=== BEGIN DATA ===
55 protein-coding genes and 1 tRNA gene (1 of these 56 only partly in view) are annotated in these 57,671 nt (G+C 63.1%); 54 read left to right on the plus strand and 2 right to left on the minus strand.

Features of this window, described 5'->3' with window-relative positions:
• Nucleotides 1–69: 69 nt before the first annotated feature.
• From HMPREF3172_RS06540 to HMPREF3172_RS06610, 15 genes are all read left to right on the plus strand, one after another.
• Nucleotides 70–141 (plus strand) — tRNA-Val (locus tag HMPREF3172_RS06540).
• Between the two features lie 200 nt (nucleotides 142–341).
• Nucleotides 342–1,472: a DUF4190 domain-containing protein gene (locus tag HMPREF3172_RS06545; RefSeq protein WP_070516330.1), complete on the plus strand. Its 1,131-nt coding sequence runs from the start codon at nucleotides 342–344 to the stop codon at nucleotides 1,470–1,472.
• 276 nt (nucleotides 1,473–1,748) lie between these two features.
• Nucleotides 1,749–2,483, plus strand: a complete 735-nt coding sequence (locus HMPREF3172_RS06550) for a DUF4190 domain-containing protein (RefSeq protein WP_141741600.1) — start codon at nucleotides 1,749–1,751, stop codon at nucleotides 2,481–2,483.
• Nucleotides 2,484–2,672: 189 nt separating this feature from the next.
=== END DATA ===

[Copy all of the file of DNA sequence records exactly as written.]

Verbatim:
55 protein-coding genes and 1 tRNA gene (1 of these 56 only partly in view) are annotated in these 57,671 nt (G+C 63.1%); 54 read left to right on the plus strand and 2 right to left on the minus strand.

Features of this window, described 5'->3' with window-relative positions:
• Nucleotides 1–69: 69 nt before the first annotated feature.
• From HMPREF3172_RS06540 to HMPREF3172_RS06610, 15 genes are all read left to right on the plus strand, one after another.
• Nucleotides 70–141 (plus strand) — tRNA-Val (locus tag HMPREF3172_RS06540).
• Between the two features lie 200 nt (nucleotides 142–341).
• Nucleotides 342–1,472: a DUF4190 domain-containing protein gene (locus tag HMPREF3172_RS06545; RefSeq protein WP_070516330.1), complete on the plus strand. Its 1,131-nt coding sequence runs from the start codon at nucleotides 342–344 to the stop codon at nucleotides 1,470–1,472.
• 276 nt (nucleotides 1,473–1,748) lie between these two features.
• Nucleotides 1,749–2,483, plus strand: a complete 735-nt coding sequence (locus HMPREF3172_RS06550) for a DUF4190 domain-containing protein (RefSeq protein WP_141741600.1) — start codon at nucleotides 1,749–1,751, stop codon at nucleotides 2,481–2,483.
• Nucleotides 2,484–2,672: 189 nt separating this feature from the next.